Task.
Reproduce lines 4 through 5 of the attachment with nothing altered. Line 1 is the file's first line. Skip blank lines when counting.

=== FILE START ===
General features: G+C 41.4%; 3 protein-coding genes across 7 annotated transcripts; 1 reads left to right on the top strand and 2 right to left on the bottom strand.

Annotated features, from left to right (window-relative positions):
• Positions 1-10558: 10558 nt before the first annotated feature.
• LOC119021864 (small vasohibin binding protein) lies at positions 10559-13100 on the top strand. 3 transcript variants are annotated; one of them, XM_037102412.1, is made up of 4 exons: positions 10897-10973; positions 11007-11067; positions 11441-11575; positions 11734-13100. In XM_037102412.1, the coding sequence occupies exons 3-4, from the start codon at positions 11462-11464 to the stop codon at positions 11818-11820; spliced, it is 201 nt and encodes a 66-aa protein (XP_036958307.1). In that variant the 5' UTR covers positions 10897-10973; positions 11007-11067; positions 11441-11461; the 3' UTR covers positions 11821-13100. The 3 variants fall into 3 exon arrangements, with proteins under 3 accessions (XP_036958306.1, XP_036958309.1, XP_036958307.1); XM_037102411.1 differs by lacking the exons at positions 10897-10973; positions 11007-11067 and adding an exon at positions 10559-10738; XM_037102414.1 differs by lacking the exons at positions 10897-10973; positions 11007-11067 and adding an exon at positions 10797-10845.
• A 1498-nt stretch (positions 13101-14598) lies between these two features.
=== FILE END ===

• LOC119021864 (small vasohibin binding protein) lies at positions 10559-13100 on the top strand. 3 transcript variants are annotated; one of them, XM_037102412.1, is made up of 4 exons: positions 10897-10973; positions 11007-11067; positions 11441-11575; positions 11734-13100. In XM_037102412.1, the coding sequence occupies exons 3-4, from the start codon at positions 11462-11464 to the stop codon at positions 11818-11820; spliced, it is 201 nt and encodes a 66-aa protein (XP_036958307.1). In that variant the 5' UTR covers positions 10897-10973; positions 11007-11067; positions 11441-11461; the 3' UTR covers positions 11821-13100. The 3 variants fall into 3 exon arrangements, with proteins under 3 accessions (XP_036958306.1, XP_036958309.1, XP_036958307.1); XM_037102411.1 differs by lacking the exons at positions 10897-10973; positions 11007-11067 and adding an exon at positions 10559-10738; XM_037102414.1 differs by lacking the exons at positions 10897-10973; positions 11007-11067 and adding an exon at positions 10797-10845.
• A 1498-nt stretch (positions 13101-14598) lies between these two features.